15 Sep PTSD AND ALCOHOL: HOW WAR CAUSES ALCOHOLISM
PTSD (post-traumatic stress disorder) often occurs in conjunction with alcoholism. Together, these conditions are known as co-occurring disorders and a diagnosis of both is called a “dual diagnosis”.
Individuals with PTSD are more likely to develop drinking problems; conversely, individuals with drinking problems often have PTSD. Having PTSD increases the likelihood for developing a drinking problem and needing treatment for alcohol abuse, according to the U.S. Department of Veterans Affairs.
One reason for the close association between war, PTSD and alcoholism is that blast waves from explosions can cause traumatic brain injuries (TBI), rattling the brain inside the skull. Veterans with TBI are more likely to have both PTSD and alcoholism, according to NIH Medline Plus.
Alcoholism: Veterans and PTSD
The U.S. Department of Veterans Affairs estimates that PTSD affects nearly 31 percent of all Vietnam War veterans. NIH Medline Plus also lists that Sixty to 80 percent of Vietnam War veterans who seek treatment for PTSD also abuse alcohol. Approximately 10 percent of Gulf War veterans and 11 percent of veterans from the war in Afghanistan and Iraq report PTSD symptoms.
Alcoholism as an Effect of PTSD
Individuals with PTSD appear to be emotionally numb while also being easily irritated and aggressive.
These individuals lose interest in the things they once enjoyed, struggle to fall asleep at night, and are constantly on guard against events that may trigger any reminder of the traumatic incidents.
PTSD sufferers repeatedly relive their trauma through thoughts during the day and nightmares while sleeping. Flashbacks are more than just uncomfortable memories; they may include sounds, smells and strong feelings. Something as simple as a door slamming or a car backfiring can trigger these flashbacks.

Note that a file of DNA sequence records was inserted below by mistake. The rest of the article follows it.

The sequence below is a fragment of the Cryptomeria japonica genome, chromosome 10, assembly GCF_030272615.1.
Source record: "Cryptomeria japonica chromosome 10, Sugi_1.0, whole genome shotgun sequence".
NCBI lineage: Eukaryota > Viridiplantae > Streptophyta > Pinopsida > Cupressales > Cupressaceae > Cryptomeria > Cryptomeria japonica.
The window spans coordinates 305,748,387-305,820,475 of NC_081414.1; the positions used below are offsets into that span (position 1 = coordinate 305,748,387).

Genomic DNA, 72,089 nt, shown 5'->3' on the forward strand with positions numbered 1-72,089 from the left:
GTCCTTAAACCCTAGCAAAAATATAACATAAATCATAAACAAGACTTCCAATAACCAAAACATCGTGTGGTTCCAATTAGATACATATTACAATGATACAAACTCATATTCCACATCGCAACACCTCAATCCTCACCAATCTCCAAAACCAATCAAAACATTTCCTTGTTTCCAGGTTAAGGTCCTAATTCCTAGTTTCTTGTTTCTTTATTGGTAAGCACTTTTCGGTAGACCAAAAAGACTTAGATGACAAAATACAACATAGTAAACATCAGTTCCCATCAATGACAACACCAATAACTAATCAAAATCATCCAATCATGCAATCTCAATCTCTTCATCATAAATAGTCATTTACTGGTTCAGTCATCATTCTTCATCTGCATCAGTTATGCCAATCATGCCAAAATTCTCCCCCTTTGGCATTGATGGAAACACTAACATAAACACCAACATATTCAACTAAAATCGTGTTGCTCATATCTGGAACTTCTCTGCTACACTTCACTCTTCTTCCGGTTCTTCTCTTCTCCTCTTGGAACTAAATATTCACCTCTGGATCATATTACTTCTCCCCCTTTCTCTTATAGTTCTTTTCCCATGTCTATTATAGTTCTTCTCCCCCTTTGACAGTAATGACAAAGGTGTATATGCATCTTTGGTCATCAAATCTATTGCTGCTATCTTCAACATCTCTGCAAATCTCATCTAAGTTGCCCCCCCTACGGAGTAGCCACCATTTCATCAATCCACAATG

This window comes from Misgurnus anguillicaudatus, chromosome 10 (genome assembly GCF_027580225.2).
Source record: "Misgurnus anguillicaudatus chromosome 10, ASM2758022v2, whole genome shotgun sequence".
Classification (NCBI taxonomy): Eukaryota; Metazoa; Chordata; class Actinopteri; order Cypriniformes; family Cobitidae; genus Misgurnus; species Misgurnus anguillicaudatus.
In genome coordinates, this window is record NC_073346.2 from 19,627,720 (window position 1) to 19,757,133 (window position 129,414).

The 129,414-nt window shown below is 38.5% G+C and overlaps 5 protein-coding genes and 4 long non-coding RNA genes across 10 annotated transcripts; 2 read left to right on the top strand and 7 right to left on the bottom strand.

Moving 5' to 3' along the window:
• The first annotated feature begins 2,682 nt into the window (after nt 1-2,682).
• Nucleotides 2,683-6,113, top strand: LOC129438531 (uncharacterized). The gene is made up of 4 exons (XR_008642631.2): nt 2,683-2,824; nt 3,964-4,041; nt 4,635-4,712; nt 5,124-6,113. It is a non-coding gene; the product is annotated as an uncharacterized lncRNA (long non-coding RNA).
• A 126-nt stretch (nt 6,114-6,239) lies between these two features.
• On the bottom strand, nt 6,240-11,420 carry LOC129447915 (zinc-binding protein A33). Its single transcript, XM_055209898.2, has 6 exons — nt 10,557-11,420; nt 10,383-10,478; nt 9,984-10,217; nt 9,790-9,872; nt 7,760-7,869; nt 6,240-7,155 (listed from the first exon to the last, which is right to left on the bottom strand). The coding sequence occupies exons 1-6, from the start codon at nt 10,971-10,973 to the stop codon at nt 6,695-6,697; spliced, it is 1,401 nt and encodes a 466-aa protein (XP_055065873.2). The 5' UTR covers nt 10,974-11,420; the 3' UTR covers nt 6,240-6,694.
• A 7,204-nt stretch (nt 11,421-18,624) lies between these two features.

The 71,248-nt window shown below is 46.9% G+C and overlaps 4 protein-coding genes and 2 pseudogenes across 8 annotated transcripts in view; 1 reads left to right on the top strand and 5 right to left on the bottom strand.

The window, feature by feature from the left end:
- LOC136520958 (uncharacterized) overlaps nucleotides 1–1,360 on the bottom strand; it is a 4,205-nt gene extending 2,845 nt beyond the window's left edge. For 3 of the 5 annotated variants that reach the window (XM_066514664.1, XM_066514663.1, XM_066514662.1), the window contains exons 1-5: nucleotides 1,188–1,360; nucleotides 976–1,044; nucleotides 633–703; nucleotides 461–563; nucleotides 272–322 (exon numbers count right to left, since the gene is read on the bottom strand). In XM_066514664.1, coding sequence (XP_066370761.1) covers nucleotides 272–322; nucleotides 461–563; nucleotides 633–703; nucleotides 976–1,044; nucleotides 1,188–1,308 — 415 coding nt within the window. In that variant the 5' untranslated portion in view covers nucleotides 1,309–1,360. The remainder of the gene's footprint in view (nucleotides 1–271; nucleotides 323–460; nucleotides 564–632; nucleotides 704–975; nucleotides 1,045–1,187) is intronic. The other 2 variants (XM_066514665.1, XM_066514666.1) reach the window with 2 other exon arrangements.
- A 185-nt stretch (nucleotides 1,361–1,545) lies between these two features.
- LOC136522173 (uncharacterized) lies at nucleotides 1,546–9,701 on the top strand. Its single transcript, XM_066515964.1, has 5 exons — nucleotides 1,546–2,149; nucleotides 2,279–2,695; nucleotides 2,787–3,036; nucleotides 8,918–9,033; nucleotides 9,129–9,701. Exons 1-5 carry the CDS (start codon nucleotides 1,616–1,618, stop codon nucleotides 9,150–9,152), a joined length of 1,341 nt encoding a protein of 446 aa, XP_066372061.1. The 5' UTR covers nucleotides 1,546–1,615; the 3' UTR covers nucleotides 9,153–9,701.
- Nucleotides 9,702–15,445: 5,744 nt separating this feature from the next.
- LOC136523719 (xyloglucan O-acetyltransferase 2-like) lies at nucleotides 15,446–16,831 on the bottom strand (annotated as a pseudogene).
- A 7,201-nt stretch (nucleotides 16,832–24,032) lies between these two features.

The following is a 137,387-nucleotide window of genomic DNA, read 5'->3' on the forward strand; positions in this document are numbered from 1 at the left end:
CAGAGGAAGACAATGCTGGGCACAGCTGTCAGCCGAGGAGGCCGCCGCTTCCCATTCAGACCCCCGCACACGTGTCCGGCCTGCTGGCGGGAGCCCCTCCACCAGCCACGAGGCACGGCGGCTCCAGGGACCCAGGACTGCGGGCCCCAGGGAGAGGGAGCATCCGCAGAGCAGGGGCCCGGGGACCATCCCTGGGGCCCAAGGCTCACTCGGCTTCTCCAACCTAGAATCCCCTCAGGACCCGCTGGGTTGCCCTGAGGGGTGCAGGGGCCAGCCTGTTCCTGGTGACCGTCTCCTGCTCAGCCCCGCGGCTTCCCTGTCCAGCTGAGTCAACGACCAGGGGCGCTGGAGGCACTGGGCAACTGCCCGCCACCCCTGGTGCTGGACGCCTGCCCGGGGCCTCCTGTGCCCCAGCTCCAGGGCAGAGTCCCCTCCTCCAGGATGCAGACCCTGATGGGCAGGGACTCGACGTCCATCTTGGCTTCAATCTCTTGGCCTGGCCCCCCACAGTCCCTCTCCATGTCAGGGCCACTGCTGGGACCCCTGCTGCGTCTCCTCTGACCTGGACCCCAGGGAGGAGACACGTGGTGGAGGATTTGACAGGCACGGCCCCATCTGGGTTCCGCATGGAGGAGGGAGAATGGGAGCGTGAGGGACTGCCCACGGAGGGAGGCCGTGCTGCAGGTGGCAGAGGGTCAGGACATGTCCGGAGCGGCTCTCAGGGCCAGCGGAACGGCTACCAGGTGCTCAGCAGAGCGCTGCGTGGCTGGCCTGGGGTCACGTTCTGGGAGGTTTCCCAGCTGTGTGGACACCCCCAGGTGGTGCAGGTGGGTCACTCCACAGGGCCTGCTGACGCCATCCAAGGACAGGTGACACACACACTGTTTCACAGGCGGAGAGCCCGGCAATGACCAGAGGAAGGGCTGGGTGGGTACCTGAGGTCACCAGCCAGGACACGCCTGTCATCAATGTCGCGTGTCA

Alcohol Abuse Worsens PTSD Symptoms, Makes Treatment More Difficult
Binge drinking is one way that veterans cope with traumatic memories of war and flashbacks, reports the U.S. Department of Veterans Affairs.
Memories of trauma may spark these binges; veterans abuse alcohol to numb their memory of these traumatic events and cope with the pain. Veterans with PTSD often struggle to fall asleep at night or worry about having bad dreams and nightmares; self-medicating with alcohol may seem like an easy way to pass out and finally sleep.
However, alcohol affects the quality of sleep, making it less refreshing and restful. Drinking continues the cycle of avoidance that worsens PTSD; avoiding bad memories and dreams actually prolongs PTSD.
Rather than serving as an escape from the pain, however, alcohol abuse can actually make PTSD symptoms worse. Drinking to excess may seem like an effective way to temporarily distract oneself from problems for a short time. However, excessive alcohol consumption actually makes it harder to concentrate, be productive, and effectively cope with the stress of traumatic memories.
Alcohol abuse worsens common PTSD symptoms including:
- Panic attacks, extreme worries or fears
- Compulsive behaviors
- Depression and anxiety
- Ongoing pain from war injuries
Treatment for Alcoholism and PTSD: Dual Diagnosis Care Makes a Difference
In order to effectively treat alcohol abuse associated with PTSD, it is critical that the treatment program address both of these issues.
PTSD issues should be included in alcohol treatment, and vice versa. Addressing only one problem is not a complete solution. While dual diagnosis care is increasingly common, many veterans still fail to receive complete treatment for both PTSD and alcoholism.
If a loved one is struggling with both of these conditions, dual diagnosis treatment can help him take the first steps back to sobriety.